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From the point of view of a valid, standards-based objection, I'd have to agree. I don't think there has been a valid, standards-based objection to or reason for a non-modulo 10 MAC data rate. From a pure standards-based reasoning, there is no way to select between 9.58464 or 10 Gb/s for the MAC/PLS data rate. That's why other things like history, market trends, manufacturer's desires, etc. come into play.
What I find interesting it that there seems to be a belief that setting the MAC/PLS rate objective to be 10 Gb/s prevents using OC-192 equipment. This is simply not true. The GbE standards development had an objective of 1 Gb/s at MAC/PLS interface, but that includes packets and IPGs. The MAC is capable transmitting and receiving data at an instantaneous data rate of 1 Gb/s, but the true packet data rate (or throughput) is less due to the IPG. An objective of 10 Gb/s is to say that the interface is capable of transmitting and receiving at an instantaneous data rate of 10 Gb/s, but the throughput is up to the HSSG to decide.
As for the use of OC-192 equipment, nothing is written in stone until it's in the standard, but we have a distance objective of 40 km. If OC-192 equipment satisfies the objectives of the PAR and 5 criteria, then the standard will be written to ensure correct operation with that equipment.
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From: Roy Bynum [SMTP:RBYNUM/0004245935@xxxxxxxxxxx]
Sent: Monday, August 02, 1999 10:06 AM
To: IEEE HSSG
Subject: Data rate standards vs internal switching standards
I have been to reading objections to using something other
than the traditional modulo 10 MAC data rate. I have begun to realize
that a lot of the objections are based on some unknown "standard" of
switching data between ports. As far as I know, there are no standards
within 802 that define how a vendor switches data from one port to
another. As far as I know there are no standards of how vendors clock
data, or even maintain data integrity within a switch. As far as I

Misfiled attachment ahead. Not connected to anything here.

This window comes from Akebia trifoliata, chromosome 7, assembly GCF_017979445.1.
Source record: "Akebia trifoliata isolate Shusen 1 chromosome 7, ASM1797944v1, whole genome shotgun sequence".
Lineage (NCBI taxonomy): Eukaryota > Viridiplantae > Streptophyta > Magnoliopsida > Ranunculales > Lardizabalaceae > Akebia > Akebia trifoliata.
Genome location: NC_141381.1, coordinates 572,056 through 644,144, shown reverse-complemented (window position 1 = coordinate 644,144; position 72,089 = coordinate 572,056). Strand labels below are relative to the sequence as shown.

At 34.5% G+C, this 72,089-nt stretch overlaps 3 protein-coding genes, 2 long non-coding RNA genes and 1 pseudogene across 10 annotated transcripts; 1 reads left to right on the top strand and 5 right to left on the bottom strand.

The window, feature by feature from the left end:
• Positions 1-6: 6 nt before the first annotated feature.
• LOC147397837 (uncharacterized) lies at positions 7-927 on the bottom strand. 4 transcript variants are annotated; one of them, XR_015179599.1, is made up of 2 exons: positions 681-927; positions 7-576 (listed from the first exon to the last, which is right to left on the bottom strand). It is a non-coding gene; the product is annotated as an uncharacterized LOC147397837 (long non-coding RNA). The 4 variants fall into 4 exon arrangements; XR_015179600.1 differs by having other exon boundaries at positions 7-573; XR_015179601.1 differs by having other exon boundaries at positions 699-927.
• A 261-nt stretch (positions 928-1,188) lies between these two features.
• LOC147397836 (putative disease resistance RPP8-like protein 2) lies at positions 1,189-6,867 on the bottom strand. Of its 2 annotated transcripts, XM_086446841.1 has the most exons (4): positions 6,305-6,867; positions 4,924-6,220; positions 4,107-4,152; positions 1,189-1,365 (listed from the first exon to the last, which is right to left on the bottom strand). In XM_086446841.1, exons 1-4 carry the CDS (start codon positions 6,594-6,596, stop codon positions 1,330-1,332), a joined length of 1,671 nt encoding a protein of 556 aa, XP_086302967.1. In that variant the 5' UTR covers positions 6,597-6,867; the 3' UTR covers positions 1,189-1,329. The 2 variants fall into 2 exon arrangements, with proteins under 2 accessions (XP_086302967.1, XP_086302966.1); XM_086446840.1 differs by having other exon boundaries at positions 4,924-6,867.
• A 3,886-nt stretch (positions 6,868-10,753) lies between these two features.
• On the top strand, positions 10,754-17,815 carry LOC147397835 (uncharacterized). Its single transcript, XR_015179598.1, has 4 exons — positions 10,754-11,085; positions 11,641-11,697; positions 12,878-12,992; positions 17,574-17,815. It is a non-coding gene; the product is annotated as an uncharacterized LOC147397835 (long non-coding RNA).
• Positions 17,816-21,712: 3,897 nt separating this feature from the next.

know there are no standards on how a vendor will clock data from a
framing buffer into the MAC interface only the rate that it is done
Some one should be able to verify that other than specified MAC and
signaling clock rate of the 802.3 interfaces, there are no clocking
or data rate standards of how data is handled within a switch.
If I am correct, there are no standards for how the data is clocked
within a switch. All objections based on linking older interface data
rate standards would only apply to a switch that is fully loaded, actually
overloaded. Relative to that reality, overloading an output MAC at
one data rate is no different from overloading one at another rate.
As such, all objections to something other than the traditional modulo
10 are based on an assumed standard that does not exist or they are
based on an operational implementation inadequacy. The other side of
that issue is the leveraging of technology that already exists and has
several years of operational experience using a data rate at something
other than the traditional modulo 10.
The real problem is in realizing that 802.3 is no longer limited to a
shared segment environment. Many will say that they know that 802.3
has not been limited to a shared segment for years. For some reason,
they are still writing as if 10GbE will using shared hubs and segments.
802.3 has been progressing more an more away from the original concept
of a LAN for many years. The very concept of a LAN has changed from 20
years ago. The boundary have been blurring more and more over time.
With full duplex, optical, GbE, the 802.3 WG sanctioned, by default,
the entry of 802.3 into the long distance data environment. Long
distance data has traditionally been considered WAN services. The 802.3
WG ignored the operational support distinctions between traditional
LAN and WAN environments. With 10GbE that operational support
distinction can no longer be ignored. The existing transport and
support infrastructure for long distance data as well as that
technology should also not be ignored.
I have yet to see a valid, standards based, objection to a non-modulo
10 MAC data rate. I have seen several valid advocations of a
MAC rate other than modulo 10 that are based on long distance data